Is agential realism simply an account of the world, i.e. a narrative about the world, using a physical materialist vocabulary?
That is to say, is agential realism performative? If so, what is the character of its ‘doing’, its ‘agency’ or its ‘performativity’? [Note that this is not the same question as ‘What does it do?’]?
Or, in other words, does agential realism simply replace a liberal humanist account of the world with a physical materialist account of the world?
In seeking to make a distinction between ‘agency’ and ‘subjectivity’, which, it is argued, liberal humanism conflates, does agential realism go too far in the direction of a physical materialism (a materialism based on the metaphoric application of some insights from quantum mechanics) that fails to ‘account’ for biological, organic, environmental and societal materialism?
In other words, how does agential realism ‘account for’ ‘subjective agency’? More specifically, how would it deal with the inter-subjective and inter-corporeal materialisation of ‘subjective agency’?
Does agential realism represent a form of ‘quantum mechanical imperialism’?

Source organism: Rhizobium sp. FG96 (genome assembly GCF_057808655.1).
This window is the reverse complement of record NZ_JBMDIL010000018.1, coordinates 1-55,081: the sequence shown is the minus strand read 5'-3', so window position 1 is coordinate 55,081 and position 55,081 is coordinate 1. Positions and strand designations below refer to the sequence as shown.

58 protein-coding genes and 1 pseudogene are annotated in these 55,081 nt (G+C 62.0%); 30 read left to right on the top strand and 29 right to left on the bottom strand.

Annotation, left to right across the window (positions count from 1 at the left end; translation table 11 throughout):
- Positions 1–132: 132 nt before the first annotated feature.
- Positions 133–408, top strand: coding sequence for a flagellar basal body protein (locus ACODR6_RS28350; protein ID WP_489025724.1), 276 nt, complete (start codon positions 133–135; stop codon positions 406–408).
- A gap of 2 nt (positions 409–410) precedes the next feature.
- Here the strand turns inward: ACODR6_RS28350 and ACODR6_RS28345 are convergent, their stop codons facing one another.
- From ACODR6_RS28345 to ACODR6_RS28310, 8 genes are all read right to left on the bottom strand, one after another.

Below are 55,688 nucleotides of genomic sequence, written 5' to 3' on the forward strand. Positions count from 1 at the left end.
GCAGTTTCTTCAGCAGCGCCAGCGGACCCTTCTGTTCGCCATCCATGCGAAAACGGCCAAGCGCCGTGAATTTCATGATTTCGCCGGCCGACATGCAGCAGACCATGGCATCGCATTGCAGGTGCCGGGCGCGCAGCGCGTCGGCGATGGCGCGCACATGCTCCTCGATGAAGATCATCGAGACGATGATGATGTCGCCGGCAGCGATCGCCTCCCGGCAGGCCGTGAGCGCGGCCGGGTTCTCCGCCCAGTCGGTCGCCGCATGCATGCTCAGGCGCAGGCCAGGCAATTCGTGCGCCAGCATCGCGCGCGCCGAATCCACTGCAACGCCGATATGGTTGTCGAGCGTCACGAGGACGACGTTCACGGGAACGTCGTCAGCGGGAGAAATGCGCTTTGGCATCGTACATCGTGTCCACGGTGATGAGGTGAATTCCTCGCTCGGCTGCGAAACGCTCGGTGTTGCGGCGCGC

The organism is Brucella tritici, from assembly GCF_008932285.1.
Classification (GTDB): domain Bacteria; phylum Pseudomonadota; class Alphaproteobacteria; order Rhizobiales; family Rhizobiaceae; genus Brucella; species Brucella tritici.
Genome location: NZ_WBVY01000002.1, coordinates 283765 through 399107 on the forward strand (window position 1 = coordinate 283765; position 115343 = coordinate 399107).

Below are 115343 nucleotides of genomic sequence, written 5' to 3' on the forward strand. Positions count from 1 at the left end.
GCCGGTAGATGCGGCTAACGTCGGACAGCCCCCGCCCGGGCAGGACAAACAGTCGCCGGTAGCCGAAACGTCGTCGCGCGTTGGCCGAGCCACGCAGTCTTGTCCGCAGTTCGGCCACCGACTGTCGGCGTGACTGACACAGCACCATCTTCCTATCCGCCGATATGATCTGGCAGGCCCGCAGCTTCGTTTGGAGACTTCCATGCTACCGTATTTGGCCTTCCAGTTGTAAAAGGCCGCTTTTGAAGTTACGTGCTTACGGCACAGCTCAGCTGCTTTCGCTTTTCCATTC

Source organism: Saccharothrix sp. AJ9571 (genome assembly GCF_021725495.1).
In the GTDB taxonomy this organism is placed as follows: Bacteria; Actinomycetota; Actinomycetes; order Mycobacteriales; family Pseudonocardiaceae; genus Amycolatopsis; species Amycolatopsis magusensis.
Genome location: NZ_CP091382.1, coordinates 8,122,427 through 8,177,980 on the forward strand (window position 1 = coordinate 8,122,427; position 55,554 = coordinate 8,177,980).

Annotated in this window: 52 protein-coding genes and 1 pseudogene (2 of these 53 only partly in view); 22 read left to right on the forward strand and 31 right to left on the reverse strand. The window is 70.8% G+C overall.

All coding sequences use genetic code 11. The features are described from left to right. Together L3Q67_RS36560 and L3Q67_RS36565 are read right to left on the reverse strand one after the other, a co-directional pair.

In this context, witness the statement, ” … quantum mechanics is not a theory that applies only to small objects; rather, quantum mechanics is thought to be a correct theory of nature that applies to all scales” (Barad, 2007: 83)
Arising from this statement, what does it mean to have or possess “a correct theory of nature”? [How does one express this in the vocabulary of agential realism. For example, does one say: “By means of what set of apparatuses is the intra-active becoming of ‘a correct theory of nature’ materialised, how is it iteratively stabilised and how does it matter?” To use a Baradian expression, recall that “Matter is substance in its intra-active becoming – not a thing but a doing, a congealing of agency. Matter is a stabilizing and destabilizing process of iterative intra-activity.” (Barad, 2007: 210) How, one might be tempted to say, does ‘a correct theory of nature’ assert itself?
How does ‘providing an account’ (telling a story, relating a narration) relate to ‘being held to account’, i.e. what is the relationship between one’s own account and an-account-held-in-common, or rather the account which held to be, after-the-fact, in fact, the case, to be a ‘true’ account. Is ‘a true account’ always equivalent to ‘the right account’?
What does an agential realist account imply for ‘the court of reason’? Or, indeed, where are accounts judged, ‘the court of agency’, perhaps, and by means of what set of apparatuses?
Is it all, in the end, of which there is not, because there was no beginning, because the world does not conforms to a teleological or an eschatological narrative, unaccountable? [Which is not to say that the world is without telic or eschatological structures] [Aleatory materialism?]